The Princess Diaries
Publisher: Harper Teen
Source: Bought it for myself
Read a summary of the book from Goodreads here.
When I reviewed Size 12 Is Not Fat I mentioned that I hadn't put together that Meg Cabot had also written The Princess Diaries. While I had not read any of the novels in that series, I love the movies, so I assumed to myself that the book must also be good. The next day while perusing Barnes & Noble after our tax rebate came (woo!) I hunted out the book and decided to buy it. I devoured it the next day.
The novel was just as good as the movie, but in a very different way. It became obvious quickly that the movie covers the span of several of The Princess Diaries books, not just the first one. By the end of the first novel you're only about halfway through the movie, with some significant differences. To compare I have to make some minor spoilers, so keep that in mind before reading on.
The first difference the reader comes across is that Mia's father is not dead in the book. Instead, he's had cancer and can no longer conceive children. The other major difference is Mia's relationship with her Grandmother. In the movies they have a charming relationship and as the movie progresses they become close friends and confidants. This is certainly not the case in the first novel, in which Mia dislikes spending time around her uptight grandmother and dreads what will happen when "Grandmère" arrives in the States shortly after Mia's father's announcement that she is a princess.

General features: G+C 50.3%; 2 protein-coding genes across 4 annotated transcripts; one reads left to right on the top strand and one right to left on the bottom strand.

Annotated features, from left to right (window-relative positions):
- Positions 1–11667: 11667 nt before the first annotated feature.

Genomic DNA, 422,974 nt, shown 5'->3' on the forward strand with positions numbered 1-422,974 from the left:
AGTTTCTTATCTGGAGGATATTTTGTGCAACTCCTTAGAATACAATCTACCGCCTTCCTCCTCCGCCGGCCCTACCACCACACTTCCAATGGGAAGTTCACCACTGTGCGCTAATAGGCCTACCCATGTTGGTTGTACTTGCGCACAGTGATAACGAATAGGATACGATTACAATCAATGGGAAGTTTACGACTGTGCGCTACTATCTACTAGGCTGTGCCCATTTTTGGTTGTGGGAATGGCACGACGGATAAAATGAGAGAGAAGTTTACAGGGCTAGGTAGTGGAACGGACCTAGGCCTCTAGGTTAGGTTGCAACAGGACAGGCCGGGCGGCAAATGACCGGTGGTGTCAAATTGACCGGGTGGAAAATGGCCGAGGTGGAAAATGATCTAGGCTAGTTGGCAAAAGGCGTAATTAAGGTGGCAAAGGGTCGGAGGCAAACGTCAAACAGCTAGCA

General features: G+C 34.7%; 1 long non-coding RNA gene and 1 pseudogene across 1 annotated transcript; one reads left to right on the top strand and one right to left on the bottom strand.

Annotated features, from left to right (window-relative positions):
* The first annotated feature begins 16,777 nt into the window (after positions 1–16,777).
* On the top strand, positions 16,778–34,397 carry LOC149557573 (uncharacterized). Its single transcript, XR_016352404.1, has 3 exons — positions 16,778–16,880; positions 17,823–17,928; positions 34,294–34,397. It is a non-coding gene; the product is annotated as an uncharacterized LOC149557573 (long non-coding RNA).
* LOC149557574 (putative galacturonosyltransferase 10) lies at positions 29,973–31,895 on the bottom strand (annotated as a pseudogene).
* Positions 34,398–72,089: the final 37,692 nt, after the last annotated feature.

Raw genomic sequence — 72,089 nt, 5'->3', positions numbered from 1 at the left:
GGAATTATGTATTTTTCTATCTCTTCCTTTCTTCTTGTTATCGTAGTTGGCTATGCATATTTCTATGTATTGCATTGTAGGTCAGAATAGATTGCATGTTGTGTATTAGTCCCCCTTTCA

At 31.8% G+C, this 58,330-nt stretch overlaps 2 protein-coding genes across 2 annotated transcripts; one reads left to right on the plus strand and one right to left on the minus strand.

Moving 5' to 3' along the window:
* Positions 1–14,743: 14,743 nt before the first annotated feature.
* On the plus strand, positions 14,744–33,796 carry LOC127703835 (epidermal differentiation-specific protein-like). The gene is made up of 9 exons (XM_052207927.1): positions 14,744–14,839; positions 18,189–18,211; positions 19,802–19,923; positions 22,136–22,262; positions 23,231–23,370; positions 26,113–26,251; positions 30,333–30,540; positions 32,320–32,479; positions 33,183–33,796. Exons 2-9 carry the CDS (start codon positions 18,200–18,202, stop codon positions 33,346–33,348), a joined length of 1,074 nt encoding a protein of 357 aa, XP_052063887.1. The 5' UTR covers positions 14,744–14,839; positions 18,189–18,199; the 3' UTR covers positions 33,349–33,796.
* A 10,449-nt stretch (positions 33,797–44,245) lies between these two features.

Mia grapples with her new identity just as she does in the movie and her friends have the same personalities as the movie, with the addition of a new friend, Tina Hakim Baba, who was one of my favorite characters; probably because she reminded me a lot of myself when I was high school - minus the wealth and body guard.
I thoroughly enjoyed the writing style of the book. As the title suggests, it is written in the form of Mia's diary. I loved reading her thoughts not only on the new big twist in her life, but also the other things she put in her diary, like her homework assignment from Grandmère and the random bits of Algebra notes. There's just something great about the guilty pleasure of reading someone's diary, even if they are a fictional character. The only problem with this format is that Mia spends a lot of time writing in it. She takes it everywhere with her and some of her entries are so long they don't seem like a real diary entry. She took it with her to a school dance and wrote a long entry during dinner. Wouldn't have anyone noticed she'd been in the bathroom for so long? Apparently not.
Overall I loved this book and I'm looking forward to reading the following books at some point. I'd love to see how the rest of the series compares to the movies we all love.